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Timbers, Thorns made some memories

Portland got an entertainment overload this year
By Cliff Pfenning

In early May, Brian Fernandez arrived at Portland International Airport and was greeted by an anonymous person, who stood next to him, lit up with a big smile and had someone take a photo of them together. 

Fernandez, a 24-year-old Argentinian, had just been signed by the Portland Timbers from his team in Mexico’s Liga MX, wore a long-sleeve shirt, faded jeans, and hat and had a guarded look on his face as if to say, “who are you? And are with the team?” 

Then more people showed up for photos, and then more. As the photos progressed, Fernandez seemed to figure out these were fans and he just landed in a hotspot of soccer fandom - and his face lit up, too. Soon, Fernandez started showing up on social media with a beaming smile when anyone noticed him and asked for a selfie. And, why not? Portland loved him and he performed.

Fernandez had one of the all-time great introductions to a new team starting slightly more than a week later. Having arrived on May 6 after the team paid an estimated $10 million for his rights, he scored his first goal May 15 after being inserted late in the match at Houston. Then, he scored again - twice - in the next match, and again in the next match. Fernandez scored in this first five Major League Soccer matches, something that had not been done since the league began in 1996, and added scores in two US Open Cup matches giving him nine goals in his first seven appearances in a Timbers kit.

Portland vaulted from being just a team to a contender for another trip to a league final, something it did just last year. But, then all the optimism came crashing down. Fernandez stopped scoring in every game and ended the season in substance-abuse rehab. Emotional sideline outbursts lit up social media, as did rumors of contract negotiations. And, of course, there was the Iron Front, which led the Timbers Army into a national discussion of civil liberties. That was the Timbers.

The Thorns, the women’s side of the franchise, were equally dramatic starting with the Women’s World Cup. The team had four players on the winning US side, which vaulted into nation attention for its success and dispute with USA Soccer over equal pay with the much-less successful men’s team. 

Portland led the National Women’s Soccer League for much of the season and seemed headed for another trip to a final and third league title when suddenly it stopped scoring, and closed out its season with a half-hearted loss in the first round of the playoffs.

Both the Timbers and Thorns lost their first playoff match and had their seasons close out this past weekend. As the playoffs head toward crowning league champions, Portland fans will only be able to follow from afar. And yet, it was not a boring year.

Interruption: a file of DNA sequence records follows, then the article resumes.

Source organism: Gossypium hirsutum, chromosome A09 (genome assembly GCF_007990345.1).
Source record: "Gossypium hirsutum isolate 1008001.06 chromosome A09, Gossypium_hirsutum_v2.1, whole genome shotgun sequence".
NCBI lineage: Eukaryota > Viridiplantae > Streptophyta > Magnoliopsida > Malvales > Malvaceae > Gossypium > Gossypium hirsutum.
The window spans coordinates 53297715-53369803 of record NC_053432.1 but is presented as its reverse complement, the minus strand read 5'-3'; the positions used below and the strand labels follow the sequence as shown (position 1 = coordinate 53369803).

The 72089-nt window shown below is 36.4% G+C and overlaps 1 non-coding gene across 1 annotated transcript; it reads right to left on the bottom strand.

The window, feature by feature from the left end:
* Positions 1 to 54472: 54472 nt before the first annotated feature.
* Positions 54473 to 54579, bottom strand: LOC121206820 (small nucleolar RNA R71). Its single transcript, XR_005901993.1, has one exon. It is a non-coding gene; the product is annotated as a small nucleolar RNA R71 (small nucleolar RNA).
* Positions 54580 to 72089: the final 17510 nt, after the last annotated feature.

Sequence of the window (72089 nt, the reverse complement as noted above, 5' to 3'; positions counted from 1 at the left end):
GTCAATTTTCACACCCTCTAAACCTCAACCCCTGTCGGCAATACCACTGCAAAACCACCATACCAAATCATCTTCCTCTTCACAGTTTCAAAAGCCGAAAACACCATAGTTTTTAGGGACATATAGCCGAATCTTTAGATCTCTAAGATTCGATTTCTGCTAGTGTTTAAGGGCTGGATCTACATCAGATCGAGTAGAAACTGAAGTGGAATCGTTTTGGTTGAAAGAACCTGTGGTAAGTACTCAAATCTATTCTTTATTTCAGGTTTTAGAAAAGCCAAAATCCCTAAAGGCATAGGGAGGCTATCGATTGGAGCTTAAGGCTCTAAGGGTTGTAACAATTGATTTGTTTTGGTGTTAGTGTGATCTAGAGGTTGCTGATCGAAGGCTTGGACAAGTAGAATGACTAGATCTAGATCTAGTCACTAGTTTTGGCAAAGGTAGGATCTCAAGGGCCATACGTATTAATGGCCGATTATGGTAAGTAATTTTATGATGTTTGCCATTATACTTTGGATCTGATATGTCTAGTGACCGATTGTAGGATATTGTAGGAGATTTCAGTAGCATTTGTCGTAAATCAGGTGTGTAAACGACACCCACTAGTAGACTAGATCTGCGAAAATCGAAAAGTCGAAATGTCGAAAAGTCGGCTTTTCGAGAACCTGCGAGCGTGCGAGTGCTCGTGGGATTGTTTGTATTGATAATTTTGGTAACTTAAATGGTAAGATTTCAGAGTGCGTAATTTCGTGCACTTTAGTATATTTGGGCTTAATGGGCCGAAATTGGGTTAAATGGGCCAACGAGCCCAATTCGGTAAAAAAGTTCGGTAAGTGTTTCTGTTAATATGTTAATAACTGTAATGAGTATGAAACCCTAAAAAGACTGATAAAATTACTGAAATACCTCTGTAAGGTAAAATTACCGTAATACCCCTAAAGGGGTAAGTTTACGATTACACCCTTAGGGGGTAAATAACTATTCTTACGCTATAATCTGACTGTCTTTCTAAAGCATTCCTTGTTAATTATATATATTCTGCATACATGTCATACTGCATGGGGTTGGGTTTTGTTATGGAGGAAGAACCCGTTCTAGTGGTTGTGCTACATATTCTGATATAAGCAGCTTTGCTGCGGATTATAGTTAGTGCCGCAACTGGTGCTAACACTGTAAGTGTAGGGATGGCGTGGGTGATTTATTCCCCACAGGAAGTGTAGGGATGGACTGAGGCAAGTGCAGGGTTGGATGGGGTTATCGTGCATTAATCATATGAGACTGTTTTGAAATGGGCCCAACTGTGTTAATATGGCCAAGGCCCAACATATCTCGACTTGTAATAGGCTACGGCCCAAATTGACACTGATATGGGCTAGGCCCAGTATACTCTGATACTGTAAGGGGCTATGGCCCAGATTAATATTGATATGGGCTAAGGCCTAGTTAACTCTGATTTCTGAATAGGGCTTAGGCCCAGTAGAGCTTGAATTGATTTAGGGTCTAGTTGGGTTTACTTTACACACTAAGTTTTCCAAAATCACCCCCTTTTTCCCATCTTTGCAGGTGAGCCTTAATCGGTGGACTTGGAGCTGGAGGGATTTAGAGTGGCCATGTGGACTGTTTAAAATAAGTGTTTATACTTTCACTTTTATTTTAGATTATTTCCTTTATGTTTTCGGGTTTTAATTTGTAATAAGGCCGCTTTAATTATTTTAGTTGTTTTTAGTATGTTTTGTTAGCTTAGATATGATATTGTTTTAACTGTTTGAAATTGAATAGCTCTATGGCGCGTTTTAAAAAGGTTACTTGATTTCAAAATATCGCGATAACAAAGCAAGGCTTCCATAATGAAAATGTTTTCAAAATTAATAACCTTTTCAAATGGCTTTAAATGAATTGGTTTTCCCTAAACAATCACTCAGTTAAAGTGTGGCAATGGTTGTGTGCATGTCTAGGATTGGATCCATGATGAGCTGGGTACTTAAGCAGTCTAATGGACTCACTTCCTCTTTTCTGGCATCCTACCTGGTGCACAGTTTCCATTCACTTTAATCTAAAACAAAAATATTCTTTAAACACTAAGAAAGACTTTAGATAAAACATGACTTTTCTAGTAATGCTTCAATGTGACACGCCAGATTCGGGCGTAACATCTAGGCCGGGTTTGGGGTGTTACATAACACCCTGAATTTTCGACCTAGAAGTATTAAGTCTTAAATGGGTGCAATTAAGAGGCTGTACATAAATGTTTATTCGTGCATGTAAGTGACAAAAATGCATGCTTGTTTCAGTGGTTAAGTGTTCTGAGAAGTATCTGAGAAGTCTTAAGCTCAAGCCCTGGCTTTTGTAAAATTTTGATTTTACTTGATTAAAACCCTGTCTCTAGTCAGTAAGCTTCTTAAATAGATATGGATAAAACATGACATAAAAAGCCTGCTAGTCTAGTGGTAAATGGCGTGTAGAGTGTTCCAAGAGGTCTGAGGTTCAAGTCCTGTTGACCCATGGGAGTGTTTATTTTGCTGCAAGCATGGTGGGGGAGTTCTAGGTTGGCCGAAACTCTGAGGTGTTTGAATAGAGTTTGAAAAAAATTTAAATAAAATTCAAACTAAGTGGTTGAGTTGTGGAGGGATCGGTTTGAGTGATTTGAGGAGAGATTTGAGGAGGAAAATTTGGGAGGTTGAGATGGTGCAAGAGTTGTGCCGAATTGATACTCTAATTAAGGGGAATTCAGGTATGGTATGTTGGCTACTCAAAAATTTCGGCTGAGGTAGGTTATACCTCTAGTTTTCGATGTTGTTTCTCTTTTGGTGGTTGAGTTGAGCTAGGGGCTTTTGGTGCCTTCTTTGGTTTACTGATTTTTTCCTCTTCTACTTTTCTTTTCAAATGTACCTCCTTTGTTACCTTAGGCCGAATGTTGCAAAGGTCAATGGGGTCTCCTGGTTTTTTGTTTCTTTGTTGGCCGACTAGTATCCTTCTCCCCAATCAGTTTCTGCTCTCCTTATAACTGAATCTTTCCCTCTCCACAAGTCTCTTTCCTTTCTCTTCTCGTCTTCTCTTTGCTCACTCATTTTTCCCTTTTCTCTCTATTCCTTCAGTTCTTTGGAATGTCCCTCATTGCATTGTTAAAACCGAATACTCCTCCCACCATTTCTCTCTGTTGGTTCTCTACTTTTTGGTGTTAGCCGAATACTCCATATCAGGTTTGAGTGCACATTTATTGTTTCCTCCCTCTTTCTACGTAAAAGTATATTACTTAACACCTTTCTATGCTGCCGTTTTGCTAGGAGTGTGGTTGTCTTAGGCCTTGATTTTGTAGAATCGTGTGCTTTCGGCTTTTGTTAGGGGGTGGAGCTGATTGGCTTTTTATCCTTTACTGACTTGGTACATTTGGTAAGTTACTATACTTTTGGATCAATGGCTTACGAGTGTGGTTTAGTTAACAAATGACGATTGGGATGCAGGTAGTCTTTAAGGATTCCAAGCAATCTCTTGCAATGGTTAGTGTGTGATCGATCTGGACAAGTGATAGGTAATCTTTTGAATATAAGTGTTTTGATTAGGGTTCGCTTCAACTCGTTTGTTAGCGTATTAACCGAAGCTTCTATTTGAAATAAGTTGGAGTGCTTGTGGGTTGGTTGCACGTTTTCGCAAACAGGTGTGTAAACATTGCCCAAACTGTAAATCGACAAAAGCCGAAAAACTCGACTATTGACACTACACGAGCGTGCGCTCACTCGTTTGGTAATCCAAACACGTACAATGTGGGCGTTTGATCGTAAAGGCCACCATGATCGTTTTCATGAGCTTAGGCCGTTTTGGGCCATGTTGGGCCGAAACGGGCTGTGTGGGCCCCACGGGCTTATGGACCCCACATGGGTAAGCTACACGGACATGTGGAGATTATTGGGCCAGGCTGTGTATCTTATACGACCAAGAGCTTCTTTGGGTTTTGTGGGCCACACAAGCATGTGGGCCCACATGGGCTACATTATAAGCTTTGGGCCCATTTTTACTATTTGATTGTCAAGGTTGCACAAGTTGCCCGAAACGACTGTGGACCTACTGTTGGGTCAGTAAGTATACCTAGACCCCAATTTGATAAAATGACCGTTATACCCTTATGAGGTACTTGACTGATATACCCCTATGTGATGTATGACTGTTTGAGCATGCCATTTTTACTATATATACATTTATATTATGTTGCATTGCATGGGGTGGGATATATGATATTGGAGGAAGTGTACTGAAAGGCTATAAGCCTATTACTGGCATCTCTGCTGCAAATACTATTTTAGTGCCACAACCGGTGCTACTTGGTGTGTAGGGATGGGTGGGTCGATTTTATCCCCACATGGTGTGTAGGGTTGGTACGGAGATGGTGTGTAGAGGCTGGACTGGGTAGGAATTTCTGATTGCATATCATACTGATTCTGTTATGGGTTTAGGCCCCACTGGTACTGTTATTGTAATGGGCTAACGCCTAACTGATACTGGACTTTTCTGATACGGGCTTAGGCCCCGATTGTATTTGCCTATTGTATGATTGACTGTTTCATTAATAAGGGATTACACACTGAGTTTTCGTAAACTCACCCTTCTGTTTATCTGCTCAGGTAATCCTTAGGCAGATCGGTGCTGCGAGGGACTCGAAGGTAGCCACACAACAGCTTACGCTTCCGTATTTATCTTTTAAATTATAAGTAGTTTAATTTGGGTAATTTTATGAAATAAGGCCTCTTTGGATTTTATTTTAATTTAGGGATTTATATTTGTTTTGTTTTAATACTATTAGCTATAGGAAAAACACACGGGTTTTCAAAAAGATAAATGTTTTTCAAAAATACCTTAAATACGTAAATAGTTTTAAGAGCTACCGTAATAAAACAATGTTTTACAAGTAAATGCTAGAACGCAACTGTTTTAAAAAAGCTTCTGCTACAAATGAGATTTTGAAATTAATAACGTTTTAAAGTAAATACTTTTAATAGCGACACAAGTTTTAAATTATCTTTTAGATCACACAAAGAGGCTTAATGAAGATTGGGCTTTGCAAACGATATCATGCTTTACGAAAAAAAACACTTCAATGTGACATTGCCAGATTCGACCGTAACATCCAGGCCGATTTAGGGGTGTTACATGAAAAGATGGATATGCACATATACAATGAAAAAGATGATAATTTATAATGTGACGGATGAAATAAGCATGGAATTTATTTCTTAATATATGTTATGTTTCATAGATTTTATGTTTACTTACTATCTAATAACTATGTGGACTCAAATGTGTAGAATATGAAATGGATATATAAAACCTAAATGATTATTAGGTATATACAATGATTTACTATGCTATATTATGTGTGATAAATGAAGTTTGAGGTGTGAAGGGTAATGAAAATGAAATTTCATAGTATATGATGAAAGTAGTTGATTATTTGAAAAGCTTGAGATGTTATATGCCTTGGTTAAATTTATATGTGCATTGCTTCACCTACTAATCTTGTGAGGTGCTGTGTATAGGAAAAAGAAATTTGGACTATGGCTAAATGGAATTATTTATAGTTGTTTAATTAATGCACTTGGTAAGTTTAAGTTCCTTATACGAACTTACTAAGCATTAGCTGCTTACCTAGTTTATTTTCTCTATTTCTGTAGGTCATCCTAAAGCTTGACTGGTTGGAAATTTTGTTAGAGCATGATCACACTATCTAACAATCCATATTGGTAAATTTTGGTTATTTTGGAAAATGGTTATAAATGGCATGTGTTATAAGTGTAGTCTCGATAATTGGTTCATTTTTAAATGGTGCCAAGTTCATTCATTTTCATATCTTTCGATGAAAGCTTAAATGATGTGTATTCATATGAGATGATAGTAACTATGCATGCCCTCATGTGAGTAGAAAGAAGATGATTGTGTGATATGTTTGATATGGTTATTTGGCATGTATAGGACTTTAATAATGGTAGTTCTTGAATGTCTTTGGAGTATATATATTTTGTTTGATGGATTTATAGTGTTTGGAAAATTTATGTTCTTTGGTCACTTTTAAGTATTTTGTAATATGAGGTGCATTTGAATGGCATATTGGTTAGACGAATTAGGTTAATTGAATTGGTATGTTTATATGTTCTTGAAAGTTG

The 2019 season might have been the most memorable, at least in terms of story-telling, since the franchise initially arrived in 1975 and led fans to claim the monicker of “Soccer City, USA.” In fact, that 1975 team was inducted into the Oregon Sports Hall of Fame in September.

If the goal of a sports team is entertainment, the 2019 season for the Timbers and Thorns might be the most entertaining for any team that’s not going to win a league title. Fernandez arrived, Diego Chara finally played in a league All-Star Game, Diego Valeri reached the 70-70 mark and Steve Clark played stellar in goal in a season that started with 12-straight road matches. And the Thorns had the thrill of the World Cup and an early-season rise to the top of the league in spite of all those road matches only to slide in a historic level.

And, there was the Iron Front.

It all started March 2 in Denver, where so much snow landed on the field the second half had to be stopped to dig out the lines so everyone could see where the field ended. The match started at 18 degrees - the coldest in league history. Portland led 3-2 and had a man advantage in extra time, but the Rapids scored to force a 3-3 draw leading Timbers fans to snap their fingers and think what could have been with just a little more defense. 

The Denver result was a huge missed opportunity because the team lost its next five matches and was at the bottom of the league with just one point after six weeks.

The switch to Clark in goal seemed to start a turnaround. Portland won its next three matches as rumors of the Fernandez deal swirled across the land. Then he landed and the franchise really took off and the team rose to as high as No. 5 in some weekly power rankings. And then they started playing at home after the $85 million expansion of Providence Park finally finished up. Fans in the Timbers Army began arriving at the stadium half a day ahead of matches to be allowed in an extra 30 minutes early, continuing the city’s love affair with the franchise. All those home matches, though - 17 of the remaining 22, led to a thought of the players becoming complacent. The Army wasn’t complacent.